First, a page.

Bases of the Decision

The Court recognized the programs, projects and activities done by the government agencies to perform their respective mandates. The Court, however, found the efforts to clean up Manila Bay as “either on the design or planning stage (Regional Trial Court).” It said that the “failure or neglect on their part to do so constitutes non-feasance (Regional Trial Court).”
The Court construed a cleaning up operation as “not only limited to spilled pollutants but also to pollutants discharged in the water like those which emanate from the feces of warm-bloodied animals (Regional Trial Court).” It also ruled that the Courts can direct government officials “by mandamus to act, but not to act one way or the other (Regional Trial Court).”

The Court took note of the trend in involving the Courts to protect and preserve the environment. It cited a paper written by Mr. M.C. Metha of India and delivered at the Symposium on the Judiciary and the Law of Sustainable Development. The paper states that “courts should break away from the traditional straightjacket judicial procedures and practices of administering justice.” It asks the courts to creatively dispense justice and to “give effect to affirmative judicial relief system.”

Decision of the Court of Appeals

The decision of the lower court was eventually elevated to the Court of Appeals. The upper court found the appeal as bereft of merit. It dismissed the appeal and affirmed the decision of the lower court in toto last September 28, 2005.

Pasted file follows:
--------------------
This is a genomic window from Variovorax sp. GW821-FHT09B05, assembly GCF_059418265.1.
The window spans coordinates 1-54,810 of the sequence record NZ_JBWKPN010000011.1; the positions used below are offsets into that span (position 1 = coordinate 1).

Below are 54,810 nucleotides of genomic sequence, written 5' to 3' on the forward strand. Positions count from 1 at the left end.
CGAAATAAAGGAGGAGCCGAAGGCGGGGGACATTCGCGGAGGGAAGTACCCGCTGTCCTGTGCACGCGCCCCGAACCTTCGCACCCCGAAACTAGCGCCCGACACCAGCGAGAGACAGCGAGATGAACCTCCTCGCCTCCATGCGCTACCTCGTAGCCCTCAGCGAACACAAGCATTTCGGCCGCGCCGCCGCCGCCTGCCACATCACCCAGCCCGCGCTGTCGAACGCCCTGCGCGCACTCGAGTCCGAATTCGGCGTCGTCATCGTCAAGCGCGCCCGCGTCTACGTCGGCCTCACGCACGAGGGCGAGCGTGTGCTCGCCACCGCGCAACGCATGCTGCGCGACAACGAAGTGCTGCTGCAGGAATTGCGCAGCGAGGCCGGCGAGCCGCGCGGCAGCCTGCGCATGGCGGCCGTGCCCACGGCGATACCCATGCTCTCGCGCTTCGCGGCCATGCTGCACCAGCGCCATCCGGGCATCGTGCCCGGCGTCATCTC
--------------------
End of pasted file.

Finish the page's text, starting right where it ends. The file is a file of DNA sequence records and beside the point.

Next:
Case Before the Supreme Court

The aggrieved parties are not satisfied with the decision of the Court of Appeals. They assailed the decision of the upper court. They are now asking the Supreme Court to render a judgment.
During the Oral arguments last August 12, it was clear that the aggrieved parties question the issuance of mandamus and the order to restore the waters of Manila Bay to SB classification. The agencies admitted that what they have done to clean up Manila Bay is not enough. However, they claim, this does not warrant the issuance of a writ of mandamus. They also clarified that the waters of Manila Bay have not been classified; hence, the Court can not order a classification because such mandate and authority belong to the executive branch, particularly to the DENR.

In December 2008, the Philippine Supreme Court finally decided on the case. The news article below was issued by the Supreme Court Public Information Office.